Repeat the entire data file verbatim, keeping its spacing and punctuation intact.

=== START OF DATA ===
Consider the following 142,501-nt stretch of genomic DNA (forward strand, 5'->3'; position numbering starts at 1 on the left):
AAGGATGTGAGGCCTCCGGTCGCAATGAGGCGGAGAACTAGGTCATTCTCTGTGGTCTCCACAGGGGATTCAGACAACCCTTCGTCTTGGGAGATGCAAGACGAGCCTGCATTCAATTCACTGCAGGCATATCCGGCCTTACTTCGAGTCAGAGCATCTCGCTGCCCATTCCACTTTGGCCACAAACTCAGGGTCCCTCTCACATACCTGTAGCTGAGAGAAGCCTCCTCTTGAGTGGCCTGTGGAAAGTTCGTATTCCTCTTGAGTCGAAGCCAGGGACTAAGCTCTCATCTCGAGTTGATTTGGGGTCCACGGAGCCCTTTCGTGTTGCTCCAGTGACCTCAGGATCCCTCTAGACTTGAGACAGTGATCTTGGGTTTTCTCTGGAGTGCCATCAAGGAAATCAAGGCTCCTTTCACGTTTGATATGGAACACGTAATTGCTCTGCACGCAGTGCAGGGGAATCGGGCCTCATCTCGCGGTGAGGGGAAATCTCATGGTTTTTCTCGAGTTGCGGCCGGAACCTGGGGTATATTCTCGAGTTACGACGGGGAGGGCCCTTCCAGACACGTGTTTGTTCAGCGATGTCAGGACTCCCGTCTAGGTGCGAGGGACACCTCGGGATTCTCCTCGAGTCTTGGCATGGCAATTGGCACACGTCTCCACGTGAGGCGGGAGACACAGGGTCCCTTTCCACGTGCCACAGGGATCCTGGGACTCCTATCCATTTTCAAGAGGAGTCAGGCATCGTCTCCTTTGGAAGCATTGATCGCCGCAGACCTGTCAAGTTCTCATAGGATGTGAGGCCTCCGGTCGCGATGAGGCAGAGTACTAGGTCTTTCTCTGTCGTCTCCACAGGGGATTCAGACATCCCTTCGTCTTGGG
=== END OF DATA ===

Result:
Consider the following 142,501-nt stretch of genomic DNA (forward strand, 5'->3'; position numbering starts at 1 on the left):
AAGGATGTGAGGCCTCCGGTCGCAATGAGGCGGAGAACTAGGTCATTCTCTGTGGTCTCCACAGGGGATTCAGACAACCCTTCGTCTTGGGAGATGCAAGACGAGCCTGCATTCAATTCACTGCAGGCATATCCGGCCTTACTTCGAGTCAGAGCATCTCGCTGCCCATTCCACTTTGGCCACAAACTCAGGGTCCCTCTCACATACCTGTAGCTGAGAGAAGCCTCCTCTTGAGTGGCCTGTGGAAAGTTCGTATTCCTCTTGAGTCGAAGCCAGGGACTAAGCTCTCATCTCGAGTTGATTTGGGGTCCACGGAGCCCTTTCGTGTTGCTCCAGTGACCTCAGGATCCCTCTAGACTTGAGACAGTGATCTTGGGTTTTCTCTGGAGTGCCATCAAGGAAATCAAGGCTCCTTTCACGTTTGATATGGAACACGTAATTGCTCTGCACGCAGTGCAGGGGAATCGGGCCTCATCTCGCGGTGAGGGGAAATCTCATGGTTTTTCTCGAGTTGCGGCCGGAACCTGGGGTATATTCTCGAGTTACGACGGGGAGGGCCCTTCCAGACACGTGTTTGTTCAGCGATGTCAGGACTCCCGTCTAGGTGCGAGGGACACCTCGGGATTCTCCTCGAGTCTTGGCATGGCAATTGGCACACGTCTCCACGTGAGGCGGGAGACACAGGGTCCCTTTCCACGTGCCACAGGGATCCTGGGACTCCTATCCATTTTCAAGAGGAGTCAGGCATCGTCTCCTTTGGAAGCATTGATCGCCGCAGACCTGTCAAGTTCTCATAGGATGTGAGGCCTCCGGTCGCGATGAGGCAGAGTACTAGGTCTTTCTCTGTCGTCTCCACAGGGGATTCAGACATCCCTTCGTCTTGGG